did have negative reactions to antidepressants, with two experi-
encing AIM. It is possible that in a larger sample, a significant
correlation between AIM and the ss genotype would be found,
but with an effect size for genotype as small as .027, it is difficult
to predict that from these results.
Our results are in concordance with two studies of AIM in
adults with BD (Serretti et al 2004; Rousseva et al 2003) and
discordant with the findings of Mundo et al (2001). We originally
predicted that our results would be more similar to those of
Mundo et al (2001), because our sample also had an early age of
BD onset. Nonetheless, we did find a higher rate of the s allele in
AIM?, and we only had a 65% chance to replicate the finding by
Mundo et al (2001), assuming the risk increase found in that
study. One problem is that the genotypes are not in Hardy-
Weinberg equilibrium, as we would have expected a total of six
to seven subjects with an ss genotype but found only three.
However, we still did not find significant differences between
groups when using the Armitage trend test, which is valid if
genotypes are not in HWE, whereas the standard chi-square is
not. Thus, it is also possible that other genetic factors that
contribute to this earlier, familial form of the disorder or the
environmental stressors associated with having a parent with BD
could strongly modulate the reaction to antidepressants and
thereby overwhelm the more subtle influence of the serotonin
Furthermore, we were not able to fully support our hypoth-
eses that there would be a higher incidence of AIM in younger
patients and that an interaction between age at antidepressant
exposure and the s allele could predict AIM. Our results resem-
bled those published by Martin et al (2004), which showed the
highest risk of AIM in peripubertal patients between the ages of
10 and 14. In our sample, there was a trend toward higher
incidence of AIM among patients with younger age at antide-
pressant exposure. Of those in our group who had AIM, 50%
experienced it for the first time between the ages of 10 and 14; an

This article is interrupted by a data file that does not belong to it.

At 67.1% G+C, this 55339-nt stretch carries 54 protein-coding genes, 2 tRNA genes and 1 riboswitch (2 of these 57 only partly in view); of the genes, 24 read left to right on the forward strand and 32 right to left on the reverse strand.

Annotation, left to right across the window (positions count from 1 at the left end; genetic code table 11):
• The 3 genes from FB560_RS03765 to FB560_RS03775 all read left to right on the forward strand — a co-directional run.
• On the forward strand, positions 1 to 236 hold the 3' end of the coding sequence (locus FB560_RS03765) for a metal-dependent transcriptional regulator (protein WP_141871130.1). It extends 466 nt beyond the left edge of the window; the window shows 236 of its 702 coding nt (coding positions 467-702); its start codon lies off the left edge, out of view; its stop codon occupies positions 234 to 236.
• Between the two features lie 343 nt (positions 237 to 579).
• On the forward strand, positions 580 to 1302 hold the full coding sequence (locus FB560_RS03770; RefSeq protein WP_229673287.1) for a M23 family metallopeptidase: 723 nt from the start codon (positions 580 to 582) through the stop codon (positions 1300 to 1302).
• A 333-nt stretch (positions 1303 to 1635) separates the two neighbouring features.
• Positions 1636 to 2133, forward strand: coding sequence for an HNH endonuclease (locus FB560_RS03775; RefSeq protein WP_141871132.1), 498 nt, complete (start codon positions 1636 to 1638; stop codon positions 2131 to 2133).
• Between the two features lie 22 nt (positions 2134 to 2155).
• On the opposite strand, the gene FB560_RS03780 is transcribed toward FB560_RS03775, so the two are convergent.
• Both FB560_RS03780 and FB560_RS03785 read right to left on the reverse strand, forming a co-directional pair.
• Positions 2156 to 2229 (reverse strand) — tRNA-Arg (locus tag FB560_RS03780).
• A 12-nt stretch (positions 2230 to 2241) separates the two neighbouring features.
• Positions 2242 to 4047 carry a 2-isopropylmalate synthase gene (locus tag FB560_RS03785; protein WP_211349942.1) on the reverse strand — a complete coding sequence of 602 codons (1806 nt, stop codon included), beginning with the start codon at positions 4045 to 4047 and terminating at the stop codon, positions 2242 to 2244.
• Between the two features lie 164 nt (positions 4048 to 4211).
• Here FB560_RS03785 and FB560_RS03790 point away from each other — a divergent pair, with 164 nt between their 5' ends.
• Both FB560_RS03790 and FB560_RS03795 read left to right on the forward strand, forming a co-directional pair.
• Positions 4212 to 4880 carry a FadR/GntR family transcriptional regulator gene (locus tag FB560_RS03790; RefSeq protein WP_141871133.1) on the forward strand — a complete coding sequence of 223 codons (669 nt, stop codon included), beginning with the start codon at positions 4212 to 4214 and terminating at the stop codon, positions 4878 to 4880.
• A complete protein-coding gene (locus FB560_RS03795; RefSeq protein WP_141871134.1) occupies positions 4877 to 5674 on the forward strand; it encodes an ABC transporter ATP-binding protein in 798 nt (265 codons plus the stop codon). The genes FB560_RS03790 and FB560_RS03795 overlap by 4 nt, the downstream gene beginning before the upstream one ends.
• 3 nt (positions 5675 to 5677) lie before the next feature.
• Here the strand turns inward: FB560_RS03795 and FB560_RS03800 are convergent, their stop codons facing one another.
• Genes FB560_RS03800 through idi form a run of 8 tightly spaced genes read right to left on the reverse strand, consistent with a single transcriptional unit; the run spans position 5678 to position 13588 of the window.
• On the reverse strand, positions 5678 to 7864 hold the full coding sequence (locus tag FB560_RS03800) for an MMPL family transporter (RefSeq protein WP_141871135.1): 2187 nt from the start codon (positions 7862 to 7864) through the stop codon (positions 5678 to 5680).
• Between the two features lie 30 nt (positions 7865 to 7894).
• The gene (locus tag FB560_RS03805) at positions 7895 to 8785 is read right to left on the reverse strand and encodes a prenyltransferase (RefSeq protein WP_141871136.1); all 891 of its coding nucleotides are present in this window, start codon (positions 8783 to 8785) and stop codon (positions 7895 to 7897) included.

additional 42.3% switched between the ages of 5 and 9. Only two
of the nine subjects first exposed to antidepressants in later
adolescence (15–20 years old) had AIM. However, it has been
noted that Martin et al (2004) may have overestimated AIM,
especially in the younger age groups, because they did not
account for the natural course of BD and therefore some of the
switches attributed to antidepressants could have occurred re-
gardless (Brent 2004). In contrast, the study could have under-
estimated the incidence of AIM in older children, because it
defined AIM as a new diagnosis of BD, thereby excluding any
child who experienced AIM after receiving a bipolar diagnosis.
Lastly, though genotype combined with age could not predict
AIM, the two ss individuals with AIM were in the youngest age
category (6–9 years old) at the time of switching. The small
sample size in each age group as well as the small number of ss
subjects may have obscured a true interaction between the two
variables. Therefore, while the data are inconclusive, it still might
behoove clinicians to be especially vigilant when prescribing
antidepressants to younger children.
Despite our negative genetic findings, the high rate of AIM in
our sample has important implications for the management of
children and adolescents with BD or subsyndromal BD. Clini-
cians might first consider alternate agents to treat symptoms of
depression and/or anxiety in this population. Though there have
been few studies of agents for the treatment of bipolar depres-